Sunday, March 20, 2011

"Frankenstein" (NT Live) - March 2011

The National Theatre's production of "Frankenstein" starring Jonny Lee Miller and Benedict Cumberbatch, directed by Danny Boyle has been one of London's hottest theatre tickets in recent months; so we weren't alone in being grateful for the opportunity to see it on the GFT screen as part of the NT Live scheme. The demand for tickets was inflated further through the gimmick high concept decision to have Miller and Cumberbatch alternate roles on a nightly basis between Frankenstein and the Creature which left many wanting to see both versions. And although we really enjoyed it, I'm just not sure it merits a return visit.

We won't rehash the debate about how well the whole NT Live thing works as we've covered all that before when we saw "Phedre" - it suffices to say that we're wholeheartedly in favour of it as a way of enabling us to see productions we would never get the chance to see. I'll just add that in some respects Boyle's direction of the show seemed well suited to the cinematic transfer but some of his more striking moments probably really have to be experienced first hand.

By the time we saw the show, we knew we would be seeing Miller as Victor Frankenstein and Cumberbatch as the Creature - which Waldorf had already decreed to be 'the wrong way round'. However, the show changed our opinions on that - but perhaps not quite as you may expect. And that was only the start of our disagreements about this show.

I quickly found Cumberbatch's creature to be lacking in subtlety - perhaps due to the camera zooming in for a performance designed to be viewed from a distance. Waldorf on the other hand loved his performance and was distinctly unimpressed by Miller's portrayal of Frankenstein, who I had thought excellent. And it wasn't enough for either of us to simply see the 'reverse' casting - I wanted to see Miller play both roles simultaneously and Waldorf wanted to see Cumberbatch do the same. But that might be an ask too far even for a director of Boyle's talent.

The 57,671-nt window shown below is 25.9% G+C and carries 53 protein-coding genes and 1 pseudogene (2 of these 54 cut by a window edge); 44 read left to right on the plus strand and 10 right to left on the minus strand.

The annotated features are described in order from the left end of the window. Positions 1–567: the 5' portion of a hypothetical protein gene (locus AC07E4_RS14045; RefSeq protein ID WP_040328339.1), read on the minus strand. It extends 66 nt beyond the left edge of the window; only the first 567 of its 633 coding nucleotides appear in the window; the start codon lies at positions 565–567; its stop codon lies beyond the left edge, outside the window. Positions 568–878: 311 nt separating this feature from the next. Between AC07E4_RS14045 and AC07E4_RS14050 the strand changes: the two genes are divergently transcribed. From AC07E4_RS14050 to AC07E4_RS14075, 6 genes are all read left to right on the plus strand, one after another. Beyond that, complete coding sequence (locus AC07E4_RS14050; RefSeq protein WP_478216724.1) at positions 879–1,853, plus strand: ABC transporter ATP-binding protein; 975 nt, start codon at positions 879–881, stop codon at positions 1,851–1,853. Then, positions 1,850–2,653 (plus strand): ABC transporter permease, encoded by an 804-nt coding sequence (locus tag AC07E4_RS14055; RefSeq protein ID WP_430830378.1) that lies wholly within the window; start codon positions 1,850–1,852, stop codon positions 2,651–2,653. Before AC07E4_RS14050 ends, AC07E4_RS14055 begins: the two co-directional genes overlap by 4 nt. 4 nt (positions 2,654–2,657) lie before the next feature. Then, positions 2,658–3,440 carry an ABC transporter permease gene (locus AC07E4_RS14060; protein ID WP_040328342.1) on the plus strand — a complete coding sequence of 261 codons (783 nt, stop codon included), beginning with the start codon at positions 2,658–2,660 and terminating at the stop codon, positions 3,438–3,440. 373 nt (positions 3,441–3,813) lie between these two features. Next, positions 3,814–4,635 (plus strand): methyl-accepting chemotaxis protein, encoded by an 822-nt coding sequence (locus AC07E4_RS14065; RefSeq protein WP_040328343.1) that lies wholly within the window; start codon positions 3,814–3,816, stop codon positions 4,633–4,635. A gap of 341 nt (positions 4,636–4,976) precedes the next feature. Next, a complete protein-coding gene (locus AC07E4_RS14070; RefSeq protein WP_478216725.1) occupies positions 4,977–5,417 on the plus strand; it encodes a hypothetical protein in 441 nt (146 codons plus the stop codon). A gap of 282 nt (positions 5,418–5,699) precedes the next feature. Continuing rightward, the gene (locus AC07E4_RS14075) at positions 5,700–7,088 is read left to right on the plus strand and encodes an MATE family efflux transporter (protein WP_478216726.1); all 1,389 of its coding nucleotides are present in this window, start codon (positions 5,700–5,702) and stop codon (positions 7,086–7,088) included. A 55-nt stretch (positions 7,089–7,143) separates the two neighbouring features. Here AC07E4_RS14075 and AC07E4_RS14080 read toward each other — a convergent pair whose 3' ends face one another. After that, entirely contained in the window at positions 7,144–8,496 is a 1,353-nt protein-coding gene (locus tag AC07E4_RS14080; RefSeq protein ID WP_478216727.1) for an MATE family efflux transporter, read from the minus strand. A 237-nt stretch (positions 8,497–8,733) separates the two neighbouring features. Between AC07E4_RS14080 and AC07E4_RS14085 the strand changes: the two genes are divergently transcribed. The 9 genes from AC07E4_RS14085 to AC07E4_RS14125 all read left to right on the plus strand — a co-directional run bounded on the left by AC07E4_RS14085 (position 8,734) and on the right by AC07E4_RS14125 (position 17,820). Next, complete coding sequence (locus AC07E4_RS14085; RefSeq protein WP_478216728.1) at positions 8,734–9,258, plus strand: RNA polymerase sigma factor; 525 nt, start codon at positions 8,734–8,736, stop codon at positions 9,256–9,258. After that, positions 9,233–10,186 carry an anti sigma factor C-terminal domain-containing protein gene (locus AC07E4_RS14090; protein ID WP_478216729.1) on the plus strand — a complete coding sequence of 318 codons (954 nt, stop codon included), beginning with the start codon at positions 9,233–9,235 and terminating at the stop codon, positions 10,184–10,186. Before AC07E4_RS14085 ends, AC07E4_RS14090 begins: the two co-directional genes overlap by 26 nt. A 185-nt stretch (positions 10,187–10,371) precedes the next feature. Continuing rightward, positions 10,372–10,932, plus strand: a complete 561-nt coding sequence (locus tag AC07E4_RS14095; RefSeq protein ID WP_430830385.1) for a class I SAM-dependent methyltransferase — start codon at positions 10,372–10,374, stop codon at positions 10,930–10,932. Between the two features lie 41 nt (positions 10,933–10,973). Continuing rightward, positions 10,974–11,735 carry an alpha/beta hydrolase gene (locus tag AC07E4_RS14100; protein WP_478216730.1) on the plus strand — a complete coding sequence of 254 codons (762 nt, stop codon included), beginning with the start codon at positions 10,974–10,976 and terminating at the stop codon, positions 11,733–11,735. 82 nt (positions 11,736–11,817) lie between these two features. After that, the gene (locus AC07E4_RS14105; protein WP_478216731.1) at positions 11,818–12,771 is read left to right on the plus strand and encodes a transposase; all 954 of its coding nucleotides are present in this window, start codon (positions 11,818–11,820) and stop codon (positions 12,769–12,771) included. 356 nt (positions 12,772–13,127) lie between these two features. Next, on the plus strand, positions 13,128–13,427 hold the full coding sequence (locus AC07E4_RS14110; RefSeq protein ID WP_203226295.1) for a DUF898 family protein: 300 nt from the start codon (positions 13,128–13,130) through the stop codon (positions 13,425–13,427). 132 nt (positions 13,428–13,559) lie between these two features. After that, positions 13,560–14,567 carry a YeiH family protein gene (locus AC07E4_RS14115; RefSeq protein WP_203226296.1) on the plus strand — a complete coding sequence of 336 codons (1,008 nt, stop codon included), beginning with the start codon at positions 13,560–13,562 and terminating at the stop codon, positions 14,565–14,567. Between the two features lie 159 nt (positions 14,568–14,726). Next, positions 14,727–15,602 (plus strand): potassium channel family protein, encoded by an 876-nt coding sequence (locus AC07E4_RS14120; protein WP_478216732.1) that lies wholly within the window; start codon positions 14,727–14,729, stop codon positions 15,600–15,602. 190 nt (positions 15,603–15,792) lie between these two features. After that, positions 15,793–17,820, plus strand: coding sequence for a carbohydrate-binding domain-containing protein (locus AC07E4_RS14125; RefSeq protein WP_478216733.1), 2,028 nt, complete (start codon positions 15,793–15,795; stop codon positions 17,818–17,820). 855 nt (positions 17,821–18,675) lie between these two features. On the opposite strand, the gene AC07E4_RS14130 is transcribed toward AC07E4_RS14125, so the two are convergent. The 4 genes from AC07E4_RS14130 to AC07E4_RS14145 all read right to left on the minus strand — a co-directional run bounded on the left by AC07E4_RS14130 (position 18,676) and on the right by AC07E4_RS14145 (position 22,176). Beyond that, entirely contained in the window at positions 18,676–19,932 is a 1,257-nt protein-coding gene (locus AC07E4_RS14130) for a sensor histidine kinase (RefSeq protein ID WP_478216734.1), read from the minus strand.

We also couldn't agree on the production's prolonged opening sequence as the creature is 'born' and gradually gains control of his body. For me this was unbearably long and I just wanted it to start already while Waldorf found it an important part of the character's development.

Our other significant disagreement was over the colourblind casting of Victor's family. I'm all for playing individual characters against 'expectations' as to their race but they should retain the relationship between characters. Without explanation of adoption or a step-relationship it was impossible for me to accept them as a family unit, particularly given the accents involved, which left me struggling to feel the pain the characters are put through. Waldorf again disagreed - not caring about the racial identities and more concerned by what she considered a poor performance by George Harris as Frankenstein Sr.

In fact, just about the only thing we do agree on is that we both really enjoyed it. And to cap it all Waldorf has just disagreed once more with my earlier statement and insists it would be worth a return visit - although sadly time won't permit one. It might not have succeeded in connecting with either of us emotionally but as a piece of spectacular storytelling it's hard to beat.

There is an NT Live broadcast featuring Miller as the Creature and Cumberbatch as Victor on 24th March which will also be shown for a number of 'repeat' performances. The production at the National Theatre runs until 2nd May but advance tickets are sold out - a limited number of day tickets are available.
Image by Catherine Ashmore used with permission.

2 Heckles

tom grimes said...

Thoroughly enjoyed the show, Miller played it very straight as the doctor and I would have preferred to see Cumberbatch in this role as I cannot imagine him not doing it without exerting his personality in the role.

I love the set up where we can see the characters much closer than you would in the theatre.

E said...

I saw it the other way around, with Cumberbatch as the Doctor and Miller as the Creature. And though this was nearly seven months ago, I still can't think of it any other way.

I enjoyed the opening sequence greatly. I thought that it was cinematic and totally serving the work's purposes.

I agree also with the sentiment expressed to George Harris's performance as Frankenstein Sr. More than his race, what stood out to me was the pretty bad acting.

What was the show's biggest flaw, I think, was the weak script by Nick Dear. The potent source material was distilled and cartoonish at points, particularly when it came to Victor's characterization. That's what was missing for me, a little bit of balance.